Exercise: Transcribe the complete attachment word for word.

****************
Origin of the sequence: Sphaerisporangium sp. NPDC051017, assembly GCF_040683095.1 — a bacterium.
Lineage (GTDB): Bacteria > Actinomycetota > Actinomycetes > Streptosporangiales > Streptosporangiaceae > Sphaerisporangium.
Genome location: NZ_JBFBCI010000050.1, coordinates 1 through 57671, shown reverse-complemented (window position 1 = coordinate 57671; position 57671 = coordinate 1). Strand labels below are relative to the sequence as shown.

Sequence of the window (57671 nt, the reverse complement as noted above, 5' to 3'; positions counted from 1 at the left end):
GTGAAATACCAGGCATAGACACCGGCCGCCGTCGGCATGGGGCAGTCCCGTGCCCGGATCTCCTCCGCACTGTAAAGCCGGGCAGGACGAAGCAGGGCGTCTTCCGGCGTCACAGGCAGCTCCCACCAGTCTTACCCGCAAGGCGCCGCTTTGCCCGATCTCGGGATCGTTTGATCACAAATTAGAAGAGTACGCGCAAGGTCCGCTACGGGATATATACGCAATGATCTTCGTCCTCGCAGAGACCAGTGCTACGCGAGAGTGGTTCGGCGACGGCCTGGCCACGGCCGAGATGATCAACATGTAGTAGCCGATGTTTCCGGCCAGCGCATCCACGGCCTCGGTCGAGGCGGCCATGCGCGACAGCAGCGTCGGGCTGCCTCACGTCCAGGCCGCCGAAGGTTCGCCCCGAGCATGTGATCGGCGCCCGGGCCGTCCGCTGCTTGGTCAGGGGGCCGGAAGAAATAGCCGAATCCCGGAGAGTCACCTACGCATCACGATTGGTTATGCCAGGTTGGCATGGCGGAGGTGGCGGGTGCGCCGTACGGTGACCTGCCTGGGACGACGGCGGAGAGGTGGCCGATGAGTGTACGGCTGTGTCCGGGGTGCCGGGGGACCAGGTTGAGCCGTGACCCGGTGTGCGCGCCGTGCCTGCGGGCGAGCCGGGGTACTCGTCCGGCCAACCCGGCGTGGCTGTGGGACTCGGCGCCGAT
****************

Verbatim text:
Origin of the sequence: Sphaerisporangium sp. NPDC051017, assembly GCF_040683095.1 — a bacterium.
Lineage (GTDB): Bacteria > Actinomycetota > Actinomycetes > Streptosporangiales > Streptosporangiaceae > Sphaerisporangium.
Genome location: NZ_JBFBCI010000050.1, coordinates 1 through 57671, shown reverse-complemented (window position 1 = coordinate 57671; position 57671 = coordinate 1). Strand labels below are relative to the sequence as shown.

Sequence of the window (57671 nt, the reverse complement as noted above, 5' to 3'; positions counted from 1 at the left end):
GTGAAATACCAGGCATAGACACCGGCCGCCGTCGGCATGGGGCAGTCCCGTGCCCGGATCTCCTCCGCACTGTAAAGCCGGGCAGGACGAAGCAGGGCGTCTTCCGGCGTCACAGGCAGCTCCCACCAGTCTTACCCGCAAGGCGCCGCTTTGCCCGATCTCGGGATCGTTTGATCACAAATTAGAAGAGTACGCGCAAGGTCCGCTACGGGATATATACGCAATGATCTTCGTCCTCGCAGAGACCAGTGCTACGCGAGAGTGGTTCGGCGACGGCCTGGCCACGGCCGAGATGATCAACATGTAGTAGCCGATGTTTCCGGCCAGCGCATCCACGGCCTCGGTCGAGGCGGCCATGCGCGACAGCAGCGTCGGGCTGCCTCACGTCCAGGCCGCCGAAGGTTCGCCCCGAGCATGTGATCGGCGCCCGGGCCGTCCGCTGCTTGGTCAGGGGGCCGGAAGAAATAGCCGAATCCCGGAGAGTCACCTACGCATCACGATTGGTTATGCCAGGTTGGCATGGCGGAGGTGGCGGGTGCGCCGTACGGTGACCTGCCTGGGACGACGGCGGAGAGGTGGCCGATGAGTGTACGGCTGTGTCCGGGGTGCCGGGGGACCAGGTTGAGCCGTGACCCGGTGTGCGCGCCGTGCCTGCGGGCGAGCCGGGGTACTCGTCCGGCCAACCCGGCGTGGCTGTGGGACTCGGCGCCGAT